Chris Mortensen, NFL senior analyst and NFL32 co-host, 31-23: “Colin Kaepernick’s composure has been the biggest surprise for me this postseason, and I don’t think he’s going to lose it on the NFL’s biggest stage.”
Jerry Rice, NFL Live analyst, Hall of Famer and three-time San Francisco 49ers Super Bowl champion, 24-17: “The Niners will have a better defense and Colin Kaepernick bringing so many different formations to the offense will present matchup problems for the Ravens.”
Ryen Russillo, co-host of ESPN Radio’s SVP & Russillo, 24-17: “San Francisco has been the best team all season and they will be the better team on Sunday.”
Adam Schefter, NFL Insider, 17-14: “Two throwback teams playing a throwback game in which two undrafted free agent kickers, David Akers and Justin Tucker, could decide the world championship.”
Mark Schlereth, NFL Live analyst, ESPN Radio host and three-time Super Bowl champion, 28-27: “Offensively, Colin Kaepernick — the dual-threat and read-option [QB] — will be too much.”
Washington Redskins linebacker London Fletcher (l) caught up with former rival and NFL analyst Darren Woodson in the ESPN newsroom during a guest analyst appearance in Bristol this week. (Joe Faraoni/ESPN Images)
Even in the offseason, the Washington Redskins linebacker does not like a lot of down time.
Just 10 days after the Redskins’ season ended in a 24-14 NFC Wildcard Playoff loss to the Seattle Seahawks, Fletcher visited ESPN and appeared on various NFL shows to lend his insights.
“I really just enjoyed learning about everything that goes into producing a show,” he said.
Becoming an NFL television analyst “would be the ideal transition” as a post-playing career option, Fletcher said Thursday. He enjoyed his two-day stint on-air and appeared on SportsCenter, NFL Live and NFL32 to help ESPN bring fans more insights into the AFC and NFC Conference Championship games this weekend. continue reading…
As the latest James Bond adventure, Skyfall, is set to debut in U.S. theatres this weekend, you might have noticed some familiar ESPN personalities shedding some light on all things 007.
Football analysts Desmond Howard and Trent Dilfer are featured as part of an ESPN multimedia campaign, including part of a two-page spread in the latest ESPN The Magazine. It’s the result of a multimedia collaboration between ESPN and Sony Pictures, said Ashley Smith, senior director, Creative Works, part of ESPN’s Marketing Solutions department.
“Our approach to this campaign was unique as we wanted to take our fans inside one of the most iconic franchises in pop culture history, with a perspective from two familiar ESPN analysts,” Smith said.
“ESPN and Sony riffed on the concept together developing what ultimately would be entertaining for our fans, yet what the Bond folks were comfortable revealing behind the scenes.”
With the film scheduled for a premiere during football season, Howard and Dilfer were ideal candidates to reach the action film’s target audience.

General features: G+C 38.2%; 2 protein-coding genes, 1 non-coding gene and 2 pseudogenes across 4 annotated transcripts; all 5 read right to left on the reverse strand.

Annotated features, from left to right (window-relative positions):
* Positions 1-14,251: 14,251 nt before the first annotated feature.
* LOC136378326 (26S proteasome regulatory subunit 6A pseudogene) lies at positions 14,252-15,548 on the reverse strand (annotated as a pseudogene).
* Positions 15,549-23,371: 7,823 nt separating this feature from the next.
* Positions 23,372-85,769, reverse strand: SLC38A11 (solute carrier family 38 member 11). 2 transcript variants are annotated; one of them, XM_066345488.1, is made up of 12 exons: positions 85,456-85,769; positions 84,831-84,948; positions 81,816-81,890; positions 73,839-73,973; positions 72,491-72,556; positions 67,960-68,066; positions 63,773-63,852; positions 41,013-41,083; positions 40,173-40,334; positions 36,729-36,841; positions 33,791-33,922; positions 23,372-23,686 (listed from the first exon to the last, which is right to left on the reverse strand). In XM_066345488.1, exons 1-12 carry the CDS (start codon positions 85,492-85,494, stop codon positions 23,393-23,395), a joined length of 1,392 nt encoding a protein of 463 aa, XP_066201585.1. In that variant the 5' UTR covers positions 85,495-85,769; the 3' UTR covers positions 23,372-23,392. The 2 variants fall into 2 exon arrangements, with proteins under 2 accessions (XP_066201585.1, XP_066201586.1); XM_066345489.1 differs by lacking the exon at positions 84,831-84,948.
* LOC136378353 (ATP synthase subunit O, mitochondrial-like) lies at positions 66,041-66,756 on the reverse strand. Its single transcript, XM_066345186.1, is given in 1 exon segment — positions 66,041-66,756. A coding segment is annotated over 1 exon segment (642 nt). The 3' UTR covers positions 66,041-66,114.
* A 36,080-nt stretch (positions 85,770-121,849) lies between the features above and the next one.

Earlier this year, they spent three days at Pinewood Studios in London. They drove the iconic Aston Martin car that Bond, portrayed by Daniel Craig, uses. They met with Academy Award-winning director Sam Mendes; Dilfer met with the film’s stunt coordinator, and Howard had a chance to interview Craig’s co-stars Naomie Harris and Berenice Marlohe.
“My role was a lot of work,” said Howard, a longtime member of College GameDay Built By The Home Depot crew. continue reading…
The annual golf classic raises funds for the DC College Access Program (DC-CAP), a non-profit organization dedicated to encouraging and enabling District public and public charter high schools students to enroll and graduate from college.
ESPN attendees included analyst Magic Johnson, Stuart Scott and George Smith.
ICYMI: Highlights from the past week on Front Row
• E:60 entered the ‘wonderful world of Gronk’. Reporter Jeremy Schaapspent some quality time with New England Patriot Rob Gronkowski and his family for the feature.
• ESPN’s newest College GameDay commercial features West Virginia’s head coach and mascot along with the GameDay crew. Front Rowtalked with the Mountaineer’s mascot Jon Kimble about shooting the ad and the response it’s gotten on the Morgantown campus. continue reading…
ESPN’s Trent Dilfer will be a busy guy tonight for the Monday Night Football game between the Green Bay Packers and the host, Seattle Seahawks.
In addition to his TV duties for the network, Dilfer will be given the honor of raising the Seahawks’ 12th Man flag prior to kickoff at CenturyLink Field.
Trent Dilfer (NFL Photos)
“I am humbled and honored the Seahawks organization has asked me to be a part of their 12th Man flag raising ceremony,” said Dilfer, who played in Seattle for four years (2001-2004). “Seattle holds a very dear place in my heart and I will always be indebted to the organization for how it treated my family and me as we dealt with the loss of our son, Trevin.
“Some of the finest people I met in the NFL were HAWKS, and it was a privilege to wear the uniform for four years,” he said. “My only regret as a Seahawk was that I didn’t perform better on the field.” continue reading…